Yesterday, I stood up and spoke to a room full of Paediatricians at all stages of their career, Parents, Young People, and a host of other professionals working to improve the Healthcare Experience for all Children and Young People.
The conference was called Patients and Families as the New Educators, and was held in the Guy Whittle Auditorium at The Royal Society of Medicine Building on Wimple Street in London.
Wow, what a day!! This was by far one of the most stimulating, exciting, positive, conferences I have attended! I took something away from each and every talk.
Leigh was up first.
Whoa! Leigh gave an emotional and brilliant talk, telling us all about her little 'Hugo Boss' , how his feisty little personality shone through in the Neonatal Unit where he spent his 35 days of life. How his clinical care was exemplary, but how through unbelievable communication blunders staff had caused Leigh and Martin, Hugo's Daddy distress that could have been avoided. There were lots of examples but two really hit me - 1) It took far too long for Leigh to be taken to be with Hugo - Hugo needed his Mummy, and his Mummy needed him, and 2) When the worst possible news was delivered, it was delivered in a manner akin to a Jury deciding Hugo's fate, to only Leigh (nobody waited for Martin and Leigh to be together) and when she fell to the floor sobbing the doctors just stared. Leigh, a communications professional, gave the delegates lots to think about what they say, how they say it, and when and where they say it. It was an incredibly moving and extremely powerful talk and the messages were loud and clear.
Then it was my turn. You can imagine after hearing Hugo and Leigh's story the state I was in. Inspired, deeply deeply moved and very emotional. I stood up to speak and had a bit of a wobble, but after a quick blow of the nose and a deep breath...I was off..
I told the delegates only part of what happened to Jasmine, telling them of my fears and concerns, how I knew something was wrong, but my concerns weren't acted upon. I told them about the observations that were not done and should have been to make all the difference to Jasmine. I could see looking out at the audience that people were moved my my story, and taking all in. There was lots of eye dabbing, nodding and note taking. I got their commitment to go back to work and get the basics right when looking after children, making sure they always do ALL of the basic obs, including blood pressure, and follow up on results outside the normal range. I also told them they must have the Courage and the Kindness to tell families the whole truth when things go wrong, and that this truth has to include both the known facts and their opinions to be meaningful.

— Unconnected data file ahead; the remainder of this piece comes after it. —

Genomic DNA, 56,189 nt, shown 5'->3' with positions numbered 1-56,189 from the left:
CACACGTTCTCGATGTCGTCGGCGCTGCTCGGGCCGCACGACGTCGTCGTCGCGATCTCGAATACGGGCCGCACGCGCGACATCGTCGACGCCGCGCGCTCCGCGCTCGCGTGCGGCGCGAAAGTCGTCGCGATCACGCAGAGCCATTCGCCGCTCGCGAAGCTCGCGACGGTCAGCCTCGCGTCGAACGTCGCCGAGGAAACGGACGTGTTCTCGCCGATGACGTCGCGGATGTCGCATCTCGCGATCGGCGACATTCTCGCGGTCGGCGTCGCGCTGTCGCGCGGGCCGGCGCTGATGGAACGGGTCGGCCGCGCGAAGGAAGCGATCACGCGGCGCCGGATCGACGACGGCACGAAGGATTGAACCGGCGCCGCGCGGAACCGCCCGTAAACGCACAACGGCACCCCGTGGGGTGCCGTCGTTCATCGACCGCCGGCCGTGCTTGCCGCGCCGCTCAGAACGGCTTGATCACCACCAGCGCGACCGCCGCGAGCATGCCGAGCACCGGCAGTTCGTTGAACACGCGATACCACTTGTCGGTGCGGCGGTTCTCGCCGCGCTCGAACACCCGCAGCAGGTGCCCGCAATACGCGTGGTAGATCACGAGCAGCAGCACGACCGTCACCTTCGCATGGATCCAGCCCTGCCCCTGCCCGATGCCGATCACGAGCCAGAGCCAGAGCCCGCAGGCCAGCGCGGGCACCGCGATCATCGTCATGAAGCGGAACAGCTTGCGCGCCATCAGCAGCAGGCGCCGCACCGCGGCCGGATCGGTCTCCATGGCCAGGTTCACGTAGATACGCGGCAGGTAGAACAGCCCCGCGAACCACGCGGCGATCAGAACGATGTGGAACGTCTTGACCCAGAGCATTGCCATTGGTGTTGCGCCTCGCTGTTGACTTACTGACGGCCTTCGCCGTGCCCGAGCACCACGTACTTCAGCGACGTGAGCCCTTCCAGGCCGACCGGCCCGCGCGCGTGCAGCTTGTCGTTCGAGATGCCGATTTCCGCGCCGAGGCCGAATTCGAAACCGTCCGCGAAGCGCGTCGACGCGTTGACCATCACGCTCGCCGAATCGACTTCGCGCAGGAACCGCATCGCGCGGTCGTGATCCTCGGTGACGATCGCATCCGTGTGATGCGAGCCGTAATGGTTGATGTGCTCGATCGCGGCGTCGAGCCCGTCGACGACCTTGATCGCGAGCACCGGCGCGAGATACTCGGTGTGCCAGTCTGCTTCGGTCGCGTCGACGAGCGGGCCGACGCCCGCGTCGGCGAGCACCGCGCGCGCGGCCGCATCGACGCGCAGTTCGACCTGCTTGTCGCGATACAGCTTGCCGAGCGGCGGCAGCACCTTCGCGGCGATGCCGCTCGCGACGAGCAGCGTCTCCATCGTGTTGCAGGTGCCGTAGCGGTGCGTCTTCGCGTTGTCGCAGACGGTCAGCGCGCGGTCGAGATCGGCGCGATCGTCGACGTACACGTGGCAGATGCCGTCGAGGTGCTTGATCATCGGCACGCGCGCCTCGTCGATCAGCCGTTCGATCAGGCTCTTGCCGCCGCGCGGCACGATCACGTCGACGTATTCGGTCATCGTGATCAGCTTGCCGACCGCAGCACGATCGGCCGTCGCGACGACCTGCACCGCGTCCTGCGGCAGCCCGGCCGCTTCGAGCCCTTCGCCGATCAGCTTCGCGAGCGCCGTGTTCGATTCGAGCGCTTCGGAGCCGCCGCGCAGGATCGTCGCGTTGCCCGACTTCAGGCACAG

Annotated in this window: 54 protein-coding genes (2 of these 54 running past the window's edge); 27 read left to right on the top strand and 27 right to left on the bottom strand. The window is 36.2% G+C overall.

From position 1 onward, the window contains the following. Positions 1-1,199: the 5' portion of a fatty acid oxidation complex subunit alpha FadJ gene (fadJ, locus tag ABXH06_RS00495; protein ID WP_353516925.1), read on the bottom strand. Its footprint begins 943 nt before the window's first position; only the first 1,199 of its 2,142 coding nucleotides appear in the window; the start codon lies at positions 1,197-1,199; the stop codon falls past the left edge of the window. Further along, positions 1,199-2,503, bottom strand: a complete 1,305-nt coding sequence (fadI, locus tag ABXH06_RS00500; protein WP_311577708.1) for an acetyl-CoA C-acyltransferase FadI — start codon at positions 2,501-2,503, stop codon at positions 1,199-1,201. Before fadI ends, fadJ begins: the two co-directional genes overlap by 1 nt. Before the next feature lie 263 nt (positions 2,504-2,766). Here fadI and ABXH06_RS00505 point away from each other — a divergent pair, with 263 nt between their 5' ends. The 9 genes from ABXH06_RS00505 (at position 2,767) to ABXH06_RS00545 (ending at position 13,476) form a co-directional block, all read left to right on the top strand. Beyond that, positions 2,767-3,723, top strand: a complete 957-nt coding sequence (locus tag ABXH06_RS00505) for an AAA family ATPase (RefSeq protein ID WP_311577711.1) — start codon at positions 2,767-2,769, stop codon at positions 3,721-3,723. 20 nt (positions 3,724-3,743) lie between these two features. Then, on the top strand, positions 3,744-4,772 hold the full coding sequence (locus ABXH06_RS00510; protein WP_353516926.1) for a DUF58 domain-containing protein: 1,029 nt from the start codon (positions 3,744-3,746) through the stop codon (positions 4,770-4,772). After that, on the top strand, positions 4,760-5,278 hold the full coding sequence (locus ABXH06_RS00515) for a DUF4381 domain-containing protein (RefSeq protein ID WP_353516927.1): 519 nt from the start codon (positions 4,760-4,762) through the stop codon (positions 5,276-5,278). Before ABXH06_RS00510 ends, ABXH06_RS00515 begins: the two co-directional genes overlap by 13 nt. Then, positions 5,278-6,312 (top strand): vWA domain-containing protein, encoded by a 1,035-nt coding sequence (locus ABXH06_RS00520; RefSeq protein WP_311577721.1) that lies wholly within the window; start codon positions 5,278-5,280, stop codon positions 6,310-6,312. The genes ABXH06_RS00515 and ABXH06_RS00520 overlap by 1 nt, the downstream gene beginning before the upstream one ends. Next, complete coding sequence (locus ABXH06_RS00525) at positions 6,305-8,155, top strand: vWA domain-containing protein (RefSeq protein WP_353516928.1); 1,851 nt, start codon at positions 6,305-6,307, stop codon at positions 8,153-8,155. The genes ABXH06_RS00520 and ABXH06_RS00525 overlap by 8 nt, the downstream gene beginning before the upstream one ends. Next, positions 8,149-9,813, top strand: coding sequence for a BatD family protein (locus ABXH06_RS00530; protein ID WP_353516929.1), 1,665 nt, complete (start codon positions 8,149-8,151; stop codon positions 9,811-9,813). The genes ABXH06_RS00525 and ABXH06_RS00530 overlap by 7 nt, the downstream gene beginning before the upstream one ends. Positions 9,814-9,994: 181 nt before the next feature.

After me it was Chezelle's turn. In another deeply moving and inspiring talk, she told us all about Tayden, her little boy who developed an infection with Herpes Simplex Virus (the cold sore virus) after he was born that wasn't picked up in time despite Chezelle constantly telling the professionals she thought something was very wrong, even pointing out things that later were discovered to have been vital clues. Two things struck me, "Tayden didn't cry very much" Chezelle didn't think herself lucky, she knew something wasn't right. 2) He didn't get upset when the cannula was inserted. Chezelle worried this meant there might be something wrong with his brain function... She was reassured, but she had been right. Chezelle told the delegates they must listen to Mothers Instincts. She has created a poster campaign to raise awareness for professionals to think about the diagnosis of HSV in children like Tayden, and to make the public aware of the dangers of the cold sore virus for babies.
We certainly got our messages across. It was tea break after our talks, and we were surrounded by delegates all thanking us for speaking, telling us how moved they were to hear us, and how they will do things differently as a result of what we said. Contact details were swapped, and we received invitations to go and speak at or work with many organisations. It was so encouraging for us to get such amazing feedback and to know we have made a difference for future families.
We were three bereaved Mums, all with a burning desire to turn our wounds into wisdom and create a legacy for our children. We proved yesterday, once again, how much the NHS gains from embracing bereaved parents and using their insight, their opinions, and their passion to inform improvements in paediatric care, both in terms of safety and experience.
One tweet I received said "Forget one thing, I wrote down a whole page of things I'll do differently as a result of hearing you speak"
Myself, Leigh and Chezelle did our kids proud yesterday.
It won't stop there. I know delegates will look at the Mothers Instinct website after yesterday, read all of the patient stories we have shared so far, be deeply moved by each of them, and learn from them too.
Turning wounds into wisdom.